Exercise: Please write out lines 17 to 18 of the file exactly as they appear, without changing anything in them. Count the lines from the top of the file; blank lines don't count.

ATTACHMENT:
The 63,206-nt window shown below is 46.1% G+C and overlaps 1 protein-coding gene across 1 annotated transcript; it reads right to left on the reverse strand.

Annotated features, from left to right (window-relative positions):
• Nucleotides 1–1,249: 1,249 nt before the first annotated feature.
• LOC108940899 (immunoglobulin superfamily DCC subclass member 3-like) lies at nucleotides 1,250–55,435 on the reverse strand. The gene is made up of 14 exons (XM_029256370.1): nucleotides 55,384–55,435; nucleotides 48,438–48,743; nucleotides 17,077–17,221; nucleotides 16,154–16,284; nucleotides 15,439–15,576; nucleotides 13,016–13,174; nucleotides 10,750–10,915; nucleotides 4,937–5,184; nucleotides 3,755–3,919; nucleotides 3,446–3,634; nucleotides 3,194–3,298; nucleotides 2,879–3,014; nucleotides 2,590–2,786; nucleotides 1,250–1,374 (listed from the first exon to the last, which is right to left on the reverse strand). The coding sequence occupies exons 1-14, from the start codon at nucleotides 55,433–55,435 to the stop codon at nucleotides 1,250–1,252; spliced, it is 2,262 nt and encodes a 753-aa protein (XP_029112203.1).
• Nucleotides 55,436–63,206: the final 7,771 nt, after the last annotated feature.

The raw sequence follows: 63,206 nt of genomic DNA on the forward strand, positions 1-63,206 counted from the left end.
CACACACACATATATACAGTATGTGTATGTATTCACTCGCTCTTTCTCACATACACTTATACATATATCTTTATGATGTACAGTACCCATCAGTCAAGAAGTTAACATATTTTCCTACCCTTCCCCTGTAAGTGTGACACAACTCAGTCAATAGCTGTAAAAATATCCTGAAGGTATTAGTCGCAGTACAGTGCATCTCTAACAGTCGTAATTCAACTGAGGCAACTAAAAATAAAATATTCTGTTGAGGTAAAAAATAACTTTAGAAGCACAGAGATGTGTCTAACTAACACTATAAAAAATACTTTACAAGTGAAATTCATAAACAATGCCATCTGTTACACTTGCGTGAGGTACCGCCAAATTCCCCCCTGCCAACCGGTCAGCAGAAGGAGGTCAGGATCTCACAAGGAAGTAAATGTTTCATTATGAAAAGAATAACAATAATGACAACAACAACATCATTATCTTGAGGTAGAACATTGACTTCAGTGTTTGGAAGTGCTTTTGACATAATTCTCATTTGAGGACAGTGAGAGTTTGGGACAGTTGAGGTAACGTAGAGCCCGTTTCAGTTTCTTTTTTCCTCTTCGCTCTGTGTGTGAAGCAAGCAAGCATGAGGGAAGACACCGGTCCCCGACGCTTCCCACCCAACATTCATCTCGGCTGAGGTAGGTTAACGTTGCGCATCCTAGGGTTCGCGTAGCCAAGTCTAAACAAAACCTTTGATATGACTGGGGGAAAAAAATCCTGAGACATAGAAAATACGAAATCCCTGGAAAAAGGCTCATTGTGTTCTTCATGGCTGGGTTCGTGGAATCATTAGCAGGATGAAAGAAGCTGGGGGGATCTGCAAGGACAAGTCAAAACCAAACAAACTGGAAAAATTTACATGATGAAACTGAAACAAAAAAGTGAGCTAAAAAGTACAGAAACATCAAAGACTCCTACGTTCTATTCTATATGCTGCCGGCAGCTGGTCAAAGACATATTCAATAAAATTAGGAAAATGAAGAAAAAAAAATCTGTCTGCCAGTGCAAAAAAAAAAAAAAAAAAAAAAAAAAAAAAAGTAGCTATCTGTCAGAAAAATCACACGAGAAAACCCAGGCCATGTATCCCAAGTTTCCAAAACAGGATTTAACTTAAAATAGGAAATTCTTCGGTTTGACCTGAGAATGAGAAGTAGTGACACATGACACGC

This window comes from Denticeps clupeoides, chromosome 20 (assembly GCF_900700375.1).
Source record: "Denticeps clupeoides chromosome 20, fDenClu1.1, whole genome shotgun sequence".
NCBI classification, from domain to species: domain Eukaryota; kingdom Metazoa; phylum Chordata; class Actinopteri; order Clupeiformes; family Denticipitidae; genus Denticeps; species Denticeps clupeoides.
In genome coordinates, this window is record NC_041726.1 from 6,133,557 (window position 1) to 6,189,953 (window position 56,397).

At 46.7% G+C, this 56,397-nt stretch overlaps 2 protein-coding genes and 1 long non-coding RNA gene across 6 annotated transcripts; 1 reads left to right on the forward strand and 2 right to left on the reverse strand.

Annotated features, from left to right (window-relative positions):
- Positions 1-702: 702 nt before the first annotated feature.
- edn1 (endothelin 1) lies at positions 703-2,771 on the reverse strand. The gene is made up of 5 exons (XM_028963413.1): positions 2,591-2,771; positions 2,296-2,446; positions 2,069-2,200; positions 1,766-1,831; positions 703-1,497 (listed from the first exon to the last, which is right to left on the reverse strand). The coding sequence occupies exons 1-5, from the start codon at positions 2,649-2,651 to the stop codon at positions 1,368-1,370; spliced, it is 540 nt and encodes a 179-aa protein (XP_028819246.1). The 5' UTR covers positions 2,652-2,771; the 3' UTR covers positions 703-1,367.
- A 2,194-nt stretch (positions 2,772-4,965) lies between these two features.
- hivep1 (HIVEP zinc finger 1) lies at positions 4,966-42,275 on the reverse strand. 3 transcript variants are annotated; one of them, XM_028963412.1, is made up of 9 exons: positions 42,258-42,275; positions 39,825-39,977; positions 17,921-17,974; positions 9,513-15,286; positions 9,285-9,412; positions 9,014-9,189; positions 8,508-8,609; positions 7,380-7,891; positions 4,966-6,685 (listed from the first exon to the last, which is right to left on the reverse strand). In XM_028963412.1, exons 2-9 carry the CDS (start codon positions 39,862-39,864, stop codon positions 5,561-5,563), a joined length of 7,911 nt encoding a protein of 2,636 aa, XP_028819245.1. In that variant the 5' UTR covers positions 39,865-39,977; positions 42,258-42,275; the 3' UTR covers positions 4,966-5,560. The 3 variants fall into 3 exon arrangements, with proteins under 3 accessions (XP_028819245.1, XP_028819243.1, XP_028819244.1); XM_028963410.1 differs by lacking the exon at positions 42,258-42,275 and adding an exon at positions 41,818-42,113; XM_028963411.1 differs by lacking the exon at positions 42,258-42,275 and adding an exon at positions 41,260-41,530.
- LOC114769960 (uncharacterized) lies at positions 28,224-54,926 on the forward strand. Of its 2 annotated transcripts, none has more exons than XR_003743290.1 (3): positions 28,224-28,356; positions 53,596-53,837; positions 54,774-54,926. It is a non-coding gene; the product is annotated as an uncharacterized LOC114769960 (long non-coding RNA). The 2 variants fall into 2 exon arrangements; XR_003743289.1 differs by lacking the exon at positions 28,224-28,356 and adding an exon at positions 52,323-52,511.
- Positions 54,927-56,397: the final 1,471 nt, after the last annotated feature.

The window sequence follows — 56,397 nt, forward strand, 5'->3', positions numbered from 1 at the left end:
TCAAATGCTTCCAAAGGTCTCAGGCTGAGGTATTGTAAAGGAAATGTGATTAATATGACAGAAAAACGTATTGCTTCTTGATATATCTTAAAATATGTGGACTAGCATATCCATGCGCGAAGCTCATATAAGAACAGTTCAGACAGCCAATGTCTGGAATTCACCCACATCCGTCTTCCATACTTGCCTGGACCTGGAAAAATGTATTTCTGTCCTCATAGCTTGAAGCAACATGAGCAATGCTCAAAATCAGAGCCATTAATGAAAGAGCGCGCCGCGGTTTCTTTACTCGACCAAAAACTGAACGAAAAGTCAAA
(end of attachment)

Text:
- hivep1 (HIVEP zinc finger 1) lies at positions 4,966-42,275 on the reverse strand. 3 transcript variants are annotated; one of them, XM_028963412.1, is made up of 9 exons: positions 42,258-42,275; positions 39,825-39,977; positions 17,921-17,974; positions 9,513-15,286; positions 9,285-9,412; positions 9,014-9,189; positions 8,508-8,609; positions 7,380-7,891; positions 4,966-6,685 (listed from the first exon to the last, which is right to left on the reverse strand). In XM_028963412.1, exons 2-9 carry the CDS (start codon positions 39,862-39,864, stop codon positions 5,561-5,563), a joined length of 7,911 nt encoding a protein of 2,636 aa, XP_028819245.1. In that variant the 5' UTR covers positions 39,865-39,977; positions 42,258-42,275; the 3' UTR covers positions 4,966-5,560. The 3 variants fall into 3 exon arrangements, with proteins under 3 accessions (XP_028819245.1, XP_028819243.1, XP_028819244.1); XM_028963410.1 differs by lacking the exon at positions 42,258-42,275 and adding an exon at positions 41,818-42,113; XM_028963411.1 differs by lacking the exon at positions 42,258-42,275 and adding an exon at positions 41,260-41,530.
- LOC114769960 (uncharacterized) lies at positions 28,224-54,926 on the forward strand. Of its 2 annotated transcripts, none has more exons than XR_003743290.1 (3): positions 28,224-28,356; positions 53,596-53,837; positions 54,774-54,926. It is a non-coding gene; the product is annotated as an uncharacterized LOC114769960 (long non-coding RNA). The 2 variants fall into 2 exon arrangements; XR_003743289.1 differs by lacking the exon at positions 28,224-28,356 and adding an exon at positions 52,323-52,511.